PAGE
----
After two unconvincing performances, Ireland finally found their way back into the Six Nations championships, beating Scotland 34 - 13 in Croke Park, Dublin.
Geordan Murphy, who was originally dropped for this match, starred as Ireland beat Scotland 34-13 in the Six Nations Championship at Croke Park here Saturday.
Ireland outscored Scotland, for whom this was a third straight defeat after their losses to France and Wales, by five tries to one with the visitors made to pay for not making the most of their early dominance.
One consolation for Scotland was that they did score their first try of this tournament, and only their second in six matches, through Simon Webster.
Scotland dominated possession and territory in the early stages, with second-rows Nathan Hines and Scott MacLeod, making a rare start, stealing plenty of Irish lineout ball.
But they didn't turn their advantage into points with scrum-half Mike Blair, captaining Scotland for the first time in the absence of the injured Jason White, opting to run a kickable seventh minute penalty.
Instead it was Ireland who opened the scoring in the 21st minute.
Murphy, only selected on Friday, after being dropped following the 26-21 defeat away to France in Paris, when Girvan Dempsey was forced out with a hip injury, saw his long-range kick caught by opposing full-back Hugo Southwell only for Scotland's No 15 to step into touch.
Ireland won the resulting lineout through Mick O'Driscoll and the forwards then laid siege to the Scotland line before being awarded a five-metre scrum.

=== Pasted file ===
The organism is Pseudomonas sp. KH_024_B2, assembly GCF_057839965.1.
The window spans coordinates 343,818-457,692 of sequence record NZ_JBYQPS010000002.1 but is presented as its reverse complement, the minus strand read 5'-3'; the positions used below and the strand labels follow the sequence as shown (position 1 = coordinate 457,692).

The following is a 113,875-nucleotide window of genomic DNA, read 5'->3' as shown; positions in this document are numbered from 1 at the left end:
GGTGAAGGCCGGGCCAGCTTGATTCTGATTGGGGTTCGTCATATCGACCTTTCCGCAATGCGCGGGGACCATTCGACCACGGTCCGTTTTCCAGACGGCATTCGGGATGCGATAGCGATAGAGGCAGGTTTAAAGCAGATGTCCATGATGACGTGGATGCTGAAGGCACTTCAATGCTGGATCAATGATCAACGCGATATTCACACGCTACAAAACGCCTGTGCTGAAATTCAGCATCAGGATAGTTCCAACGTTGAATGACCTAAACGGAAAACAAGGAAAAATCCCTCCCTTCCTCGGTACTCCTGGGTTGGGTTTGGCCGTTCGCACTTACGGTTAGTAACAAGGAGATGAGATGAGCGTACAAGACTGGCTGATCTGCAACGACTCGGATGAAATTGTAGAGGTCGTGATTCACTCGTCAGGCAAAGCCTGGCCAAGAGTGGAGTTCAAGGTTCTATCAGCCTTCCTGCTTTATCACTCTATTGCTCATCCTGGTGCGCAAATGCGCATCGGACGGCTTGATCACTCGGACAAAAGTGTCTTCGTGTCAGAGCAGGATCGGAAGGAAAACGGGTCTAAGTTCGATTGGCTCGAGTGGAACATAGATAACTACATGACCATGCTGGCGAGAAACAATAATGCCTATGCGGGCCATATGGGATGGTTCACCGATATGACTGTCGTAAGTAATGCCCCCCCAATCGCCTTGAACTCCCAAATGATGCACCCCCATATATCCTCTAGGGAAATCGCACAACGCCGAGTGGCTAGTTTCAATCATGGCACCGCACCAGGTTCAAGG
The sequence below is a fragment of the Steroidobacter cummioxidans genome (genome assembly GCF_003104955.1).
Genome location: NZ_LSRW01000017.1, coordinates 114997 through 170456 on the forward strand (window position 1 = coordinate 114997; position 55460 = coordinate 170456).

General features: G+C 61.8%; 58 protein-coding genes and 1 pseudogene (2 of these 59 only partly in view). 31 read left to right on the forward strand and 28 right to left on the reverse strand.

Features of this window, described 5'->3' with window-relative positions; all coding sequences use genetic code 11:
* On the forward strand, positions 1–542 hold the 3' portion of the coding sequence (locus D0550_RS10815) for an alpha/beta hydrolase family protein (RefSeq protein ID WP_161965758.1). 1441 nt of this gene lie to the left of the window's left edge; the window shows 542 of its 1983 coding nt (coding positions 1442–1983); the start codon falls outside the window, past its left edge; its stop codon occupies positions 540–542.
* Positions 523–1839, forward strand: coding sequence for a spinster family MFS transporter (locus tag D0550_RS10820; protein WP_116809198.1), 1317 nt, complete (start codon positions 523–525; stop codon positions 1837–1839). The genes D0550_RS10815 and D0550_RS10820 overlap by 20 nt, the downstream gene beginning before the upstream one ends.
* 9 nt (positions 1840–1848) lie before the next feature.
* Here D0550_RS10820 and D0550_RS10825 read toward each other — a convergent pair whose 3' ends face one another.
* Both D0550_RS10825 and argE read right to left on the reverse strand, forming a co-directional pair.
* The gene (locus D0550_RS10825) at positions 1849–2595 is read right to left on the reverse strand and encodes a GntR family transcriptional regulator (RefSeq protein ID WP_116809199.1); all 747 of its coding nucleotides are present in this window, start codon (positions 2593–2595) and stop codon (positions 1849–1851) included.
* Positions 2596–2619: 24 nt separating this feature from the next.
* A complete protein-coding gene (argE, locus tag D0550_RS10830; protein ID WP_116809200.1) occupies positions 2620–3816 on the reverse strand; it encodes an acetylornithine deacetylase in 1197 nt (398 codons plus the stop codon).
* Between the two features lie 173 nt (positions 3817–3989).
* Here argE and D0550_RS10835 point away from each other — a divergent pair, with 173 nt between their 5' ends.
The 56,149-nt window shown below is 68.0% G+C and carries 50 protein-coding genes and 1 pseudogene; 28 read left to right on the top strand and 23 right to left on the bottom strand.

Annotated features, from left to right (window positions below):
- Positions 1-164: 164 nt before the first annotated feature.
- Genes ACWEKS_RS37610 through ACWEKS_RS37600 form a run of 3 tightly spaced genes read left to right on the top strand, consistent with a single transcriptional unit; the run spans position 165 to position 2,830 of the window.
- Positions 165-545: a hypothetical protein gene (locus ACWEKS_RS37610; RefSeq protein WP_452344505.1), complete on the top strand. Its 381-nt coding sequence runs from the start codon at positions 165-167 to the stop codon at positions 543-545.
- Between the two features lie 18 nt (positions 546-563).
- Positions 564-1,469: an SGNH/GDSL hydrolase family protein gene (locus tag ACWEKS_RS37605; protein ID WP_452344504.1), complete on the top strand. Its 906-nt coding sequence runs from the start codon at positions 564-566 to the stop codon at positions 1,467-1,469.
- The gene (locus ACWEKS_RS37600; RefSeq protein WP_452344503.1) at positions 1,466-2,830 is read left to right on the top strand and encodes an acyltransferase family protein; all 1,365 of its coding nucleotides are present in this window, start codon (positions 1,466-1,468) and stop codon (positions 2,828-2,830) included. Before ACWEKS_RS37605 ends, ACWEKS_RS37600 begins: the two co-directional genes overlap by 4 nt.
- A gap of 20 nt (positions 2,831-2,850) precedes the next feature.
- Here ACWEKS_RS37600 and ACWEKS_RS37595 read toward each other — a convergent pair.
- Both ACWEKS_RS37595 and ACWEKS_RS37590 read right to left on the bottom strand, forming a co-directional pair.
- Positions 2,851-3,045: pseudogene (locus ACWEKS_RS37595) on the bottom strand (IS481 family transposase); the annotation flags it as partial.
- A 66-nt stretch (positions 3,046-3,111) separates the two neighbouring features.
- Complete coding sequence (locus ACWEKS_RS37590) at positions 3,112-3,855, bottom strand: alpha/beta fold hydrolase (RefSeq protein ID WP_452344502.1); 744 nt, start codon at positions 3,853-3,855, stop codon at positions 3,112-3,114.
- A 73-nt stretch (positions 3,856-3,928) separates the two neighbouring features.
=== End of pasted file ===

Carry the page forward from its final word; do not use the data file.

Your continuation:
No 8 Jamie Heaslip picked up from the base of the scrum and his clever inside pass released David Wallace, who went over after being missed by Scotland No 8 Kelly Brown for a try under the posts.
Ronan O'Gara converted and Ireland were 7-0 up.
Minutes later Scotland reduced the deficit in familiar fashion when ace goalkicker Chris Paterson, now at outside-half, landed a 40 metre penalty.
But in the 26th minute a flowing back move saw Ireland score their second try. Murphy securely fielded a high kick and counter-attacked. His pass found O'Gara, who in turn released centre Brian O'Driscoll.
The Ireland captain's long cut-out pass took several Scotland players out of the game and left wing Robert Kearney went in at the corner.
Outside-half O'Gara, in his 80th Test, landed the difficult conversion before a Paterson penalty reduced Ireland's lead to 14-6.
But Scotland then almost caught Ireland napping with fit-again right wing Rory Lamont twice held up short of the line by last-ditch defence.
And they missed out on a third chance when French referee Christophe Berdos reversed a close-range penalty after Hines, fortunate not to be yellow-carded, aimed a punch at Ireland flanker Denis Leamy.
Ireland then compounded Scotland's failure to score a try by adding a third of their own in the first minute of the second-half when prop Marcus Horan flopped over the line after catching O'Gara's astute cross-kick.
O'Gara missed the conversion but soon afterwards added a penalty to extend Ireland's lead to 22-6.
Scotland's forwards, however, remained competitive and, off the back of a ruck, the Scots finally ended their try-drought when Andrew Henderson found fellow centre Webster who went in under the posts.
Paterson converted and, at 13-22 down but with more than 20 minutes left, Scotland were still in the game.
Ireland though struck a decisive blow in the 62nd minute when O'Gara's back-of-the-hand pass was taken by an onrushing Trimble. He in turn found recalled wing Tommy Bowe, who was tackled short of the line by Blair, before reaching for the line again.
Berdos handed the decision on to replay official Romain Poite, who decided Bowe had not made an illegal double movement and awarded the try.
O'Gara added the extras and at 29-13 Ireland had a healthy lead.
There was a worrying moment shortly before full-time when Scotland replacement lock Jim Hamilton was carried off on a stretcher.
And there was still time for Ulster's Bowe to seal victory with a second try that was beyond dispute.
Date created : 2008-02-23